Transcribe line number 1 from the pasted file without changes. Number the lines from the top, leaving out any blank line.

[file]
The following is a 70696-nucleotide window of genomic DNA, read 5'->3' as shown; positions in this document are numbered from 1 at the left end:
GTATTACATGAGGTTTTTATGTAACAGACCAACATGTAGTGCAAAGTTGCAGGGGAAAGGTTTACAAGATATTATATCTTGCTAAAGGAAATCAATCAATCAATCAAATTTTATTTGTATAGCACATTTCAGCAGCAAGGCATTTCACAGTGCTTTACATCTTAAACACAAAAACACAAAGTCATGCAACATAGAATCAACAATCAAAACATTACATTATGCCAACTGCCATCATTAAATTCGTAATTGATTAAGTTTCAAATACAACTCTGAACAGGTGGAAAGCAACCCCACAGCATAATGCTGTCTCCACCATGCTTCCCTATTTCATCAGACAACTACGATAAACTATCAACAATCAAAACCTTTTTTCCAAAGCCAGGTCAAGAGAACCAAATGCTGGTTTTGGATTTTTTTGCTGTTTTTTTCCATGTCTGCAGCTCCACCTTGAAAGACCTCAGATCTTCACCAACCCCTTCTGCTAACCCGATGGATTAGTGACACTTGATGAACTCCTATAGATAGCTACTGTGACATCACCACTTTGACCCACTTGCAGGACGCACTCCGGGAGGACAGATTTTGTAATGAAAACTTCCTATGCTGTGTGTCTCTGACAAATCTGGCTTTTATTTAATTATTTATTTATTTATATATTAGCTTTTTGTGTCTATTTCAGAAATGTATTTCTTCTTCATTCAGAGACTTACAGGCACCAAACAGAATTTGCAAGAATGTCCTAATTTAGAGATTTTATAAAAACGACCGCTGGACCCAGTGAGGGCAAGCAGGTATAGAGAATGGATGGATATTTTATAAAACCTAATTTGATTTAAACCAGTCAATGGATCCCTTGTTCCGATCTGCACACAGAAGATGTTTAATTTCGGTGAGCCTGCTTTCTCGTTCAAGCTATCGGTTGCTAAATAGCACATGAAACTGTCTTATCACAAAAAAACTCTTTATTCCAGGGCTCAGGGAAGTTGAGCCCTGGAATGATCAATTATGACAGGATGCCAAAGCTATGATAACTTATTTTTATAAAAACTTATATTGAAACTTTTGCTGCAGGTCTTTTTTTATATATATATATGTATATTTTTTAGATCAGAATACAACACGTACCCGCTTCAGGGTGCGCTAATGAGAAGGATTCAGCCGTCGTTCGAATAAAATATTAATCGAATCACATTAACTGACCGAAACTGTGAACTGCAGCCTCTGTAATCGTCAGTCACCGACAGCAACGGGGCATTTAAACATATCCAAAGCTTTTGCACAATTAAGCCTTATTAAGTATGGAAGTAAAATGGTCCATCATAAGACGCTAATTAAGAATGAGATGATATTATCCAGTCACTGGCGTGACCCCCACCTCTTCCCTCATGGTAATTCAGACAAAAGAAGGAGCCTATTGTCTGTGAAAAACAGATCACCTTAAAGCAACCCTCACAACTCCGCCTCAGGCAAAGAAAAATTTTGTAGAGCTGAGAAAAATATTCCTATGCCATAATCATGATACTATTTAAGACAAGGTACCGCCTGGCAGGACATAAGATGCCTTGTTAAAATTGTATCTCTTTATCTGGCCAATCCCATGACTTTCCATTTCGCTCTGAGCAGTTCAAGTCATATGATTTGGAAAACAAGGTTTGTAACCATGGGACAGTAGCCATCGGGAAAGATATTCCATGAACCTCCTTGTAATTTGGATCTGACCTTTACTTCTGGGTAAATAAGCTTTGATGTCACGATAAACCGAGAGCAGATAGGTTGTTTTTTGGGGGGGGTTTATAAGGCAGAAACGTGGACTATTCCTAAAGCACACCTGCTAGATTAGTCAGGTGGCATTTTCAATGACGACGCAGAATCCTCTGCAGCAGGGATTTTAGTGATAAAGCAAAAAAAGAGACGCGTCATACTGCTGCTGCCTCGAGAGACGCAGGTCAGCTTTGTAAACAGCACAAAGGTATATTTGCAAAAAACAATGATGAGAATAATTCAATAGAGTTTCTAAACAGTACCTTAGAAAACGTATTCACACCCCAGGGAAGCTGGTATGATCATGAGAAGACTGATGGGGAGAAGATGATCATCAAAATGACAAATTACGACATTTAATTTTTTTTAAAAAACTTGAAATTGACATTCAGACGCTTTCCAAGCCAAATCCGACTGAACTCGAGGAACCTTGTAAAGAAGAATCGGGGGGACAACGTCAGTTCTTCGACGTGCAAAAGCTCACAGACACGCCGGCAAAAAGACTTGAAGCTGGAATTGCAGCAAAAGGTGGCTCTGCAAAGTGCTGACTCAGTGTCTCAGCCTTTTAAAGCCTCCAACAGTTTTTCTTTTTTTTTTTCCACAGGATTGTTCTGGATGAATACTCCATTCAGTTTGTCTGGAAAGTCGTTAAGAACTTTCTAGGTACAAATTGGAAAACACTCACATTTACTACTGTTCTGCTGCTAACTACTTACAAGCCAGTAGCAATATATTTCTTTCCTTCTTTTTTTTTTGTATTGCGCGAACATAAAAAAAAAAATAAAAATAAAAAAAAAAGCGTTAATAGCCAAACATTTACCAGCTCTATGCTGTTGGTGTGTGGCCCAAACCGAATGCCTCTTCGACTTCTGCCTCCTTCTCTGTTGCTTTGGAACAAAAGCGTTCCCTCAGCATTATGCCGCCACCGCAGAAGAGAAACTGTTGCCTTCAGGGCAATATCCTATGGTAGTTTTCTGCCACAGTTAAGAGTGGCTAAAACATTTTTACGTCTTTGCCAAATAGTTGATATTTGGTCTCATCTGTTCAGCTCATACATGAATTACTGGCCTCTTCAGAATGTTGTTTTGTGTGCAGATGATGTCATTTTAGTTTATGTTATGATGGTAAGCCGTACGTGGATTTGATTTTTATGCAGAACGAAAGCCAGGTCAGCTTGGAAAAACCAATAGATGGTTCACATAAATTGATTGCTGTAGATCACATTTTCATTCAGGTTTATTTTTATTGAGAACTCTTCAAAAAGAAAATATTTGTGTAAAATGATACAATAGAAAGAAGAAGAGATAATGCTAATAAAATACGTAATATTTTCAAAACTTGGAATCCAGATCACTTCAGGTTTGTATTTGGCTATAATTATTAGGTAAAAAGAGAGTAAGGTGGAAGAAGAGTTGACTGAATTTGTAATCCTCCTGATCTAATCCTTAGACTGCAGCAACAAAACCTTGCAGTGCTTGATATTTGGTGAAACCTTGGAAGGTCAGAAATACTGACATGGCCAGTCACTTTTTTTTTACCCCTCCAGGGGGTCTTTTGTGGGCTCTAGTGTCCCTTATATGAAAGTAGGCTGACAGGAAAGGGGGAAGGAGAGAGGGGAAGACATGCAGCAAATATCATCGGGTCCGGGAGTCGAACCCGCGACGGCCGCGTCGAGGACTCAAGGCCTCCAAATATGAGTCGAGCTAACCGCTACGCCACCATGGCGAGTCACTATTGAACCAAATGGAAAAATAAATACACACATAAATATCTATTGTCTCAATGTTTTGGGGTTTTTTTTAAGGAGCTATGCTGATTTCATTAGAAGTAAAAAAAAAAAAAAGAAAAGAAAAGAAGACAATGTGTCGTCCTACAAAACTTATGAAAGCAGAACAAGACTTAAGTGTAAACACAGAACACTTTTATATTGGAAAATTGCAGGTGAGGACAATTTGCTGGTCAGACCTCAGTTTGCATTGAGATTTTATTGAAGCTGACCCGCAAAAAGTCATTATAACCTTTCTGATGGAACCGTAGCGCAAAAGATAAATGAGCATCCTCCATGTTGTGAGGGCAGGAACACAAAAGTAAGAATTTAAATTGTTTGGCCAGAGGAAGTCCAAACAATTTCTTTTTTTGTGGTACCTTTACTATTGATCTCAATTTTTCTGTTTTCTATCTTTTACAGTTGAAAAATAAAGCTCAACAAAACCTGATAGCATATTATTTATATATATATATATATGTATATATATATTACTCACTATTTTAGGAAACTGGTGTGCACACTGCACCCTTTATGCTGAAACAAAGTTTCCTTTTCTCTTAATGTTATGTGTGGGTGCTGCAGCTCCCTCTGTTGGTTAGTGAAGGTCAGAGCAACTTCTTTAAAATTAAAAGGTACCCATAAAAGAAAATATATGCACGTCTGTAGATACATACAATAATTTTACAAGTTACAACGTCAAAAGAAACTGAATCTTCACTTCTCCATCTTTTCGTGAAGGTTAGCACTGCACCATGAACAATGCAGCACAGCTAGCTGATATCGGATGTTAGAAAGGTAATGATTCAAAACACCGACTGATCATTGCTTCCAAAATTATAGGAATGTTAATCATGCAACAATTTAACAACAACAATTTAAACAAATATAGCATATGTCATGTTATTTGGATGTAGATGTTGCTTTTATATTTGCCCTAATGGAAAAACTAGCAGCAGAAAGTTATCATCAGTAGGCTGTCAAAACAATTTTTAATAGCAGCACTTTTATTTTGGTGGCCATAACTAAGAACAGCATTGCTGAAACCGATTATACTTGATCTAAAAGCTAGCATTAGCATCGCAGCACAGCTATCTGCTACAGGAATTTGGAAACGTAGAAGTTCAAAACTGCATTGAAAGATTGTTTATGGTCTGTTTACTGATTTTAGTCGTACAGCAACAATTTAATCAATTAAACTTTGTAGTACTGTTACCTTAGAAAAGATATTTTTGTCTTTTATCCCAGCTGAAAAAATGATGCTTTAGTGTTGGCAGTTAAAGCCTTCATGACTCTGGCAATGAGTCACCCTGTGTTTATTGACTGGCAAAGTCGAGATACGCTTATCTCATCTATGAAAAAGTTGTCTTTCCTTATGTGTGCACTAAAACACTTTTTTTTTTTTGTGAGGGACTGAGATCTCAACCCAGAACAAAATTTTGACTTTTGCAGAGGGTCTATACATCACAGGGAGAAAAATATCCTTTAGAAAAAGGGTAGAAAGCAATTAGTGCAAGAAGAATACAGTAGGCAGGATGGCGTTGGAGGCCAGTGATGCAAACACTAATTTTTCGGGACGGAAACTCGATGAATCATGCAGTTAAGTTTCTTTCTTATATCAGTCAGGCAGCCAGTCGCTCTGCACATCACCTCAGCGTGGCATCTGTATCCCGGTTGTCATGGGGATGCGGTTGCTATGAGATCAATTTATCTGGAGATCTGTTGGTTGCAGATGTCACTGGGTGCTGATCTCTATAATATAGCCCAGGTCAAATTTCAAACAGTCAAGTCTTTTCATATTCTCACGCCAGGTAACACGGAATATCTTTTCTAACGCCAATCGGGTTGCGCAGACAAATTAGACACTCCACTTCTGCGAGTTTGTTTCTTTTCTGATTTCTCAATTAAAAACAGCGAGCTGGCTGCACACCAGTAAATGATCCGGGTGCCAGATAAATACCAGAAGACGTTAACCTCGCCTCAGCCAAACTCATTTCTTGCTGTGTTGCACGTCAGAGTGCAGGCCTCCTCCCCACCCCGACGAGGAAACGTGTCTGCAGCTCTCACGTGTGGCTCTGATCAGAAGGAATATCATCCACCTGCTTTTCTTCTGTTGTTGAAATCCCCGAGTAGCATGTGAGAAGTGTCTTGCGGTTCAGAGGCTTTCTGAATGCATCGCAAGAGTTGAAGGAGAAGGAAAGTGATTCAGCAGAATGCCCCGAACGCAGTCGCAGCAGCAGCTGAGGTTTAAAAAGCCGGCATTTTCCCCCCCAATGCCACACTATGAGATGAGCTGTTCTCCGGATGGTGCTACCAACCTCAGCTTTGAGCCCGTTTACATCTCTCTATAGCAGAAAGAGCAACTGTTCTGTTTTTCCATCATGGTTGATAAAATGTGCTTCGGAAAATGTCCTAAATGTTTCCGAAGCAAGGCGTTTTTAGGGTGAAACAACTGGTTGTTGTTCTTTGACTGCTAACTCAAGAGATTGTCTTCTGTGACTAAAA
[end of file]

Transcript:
The following is a 70696-nucleotide window of genomic DNA, read 5'->3' as shown; positions in this document are numbered from 1 at the left end: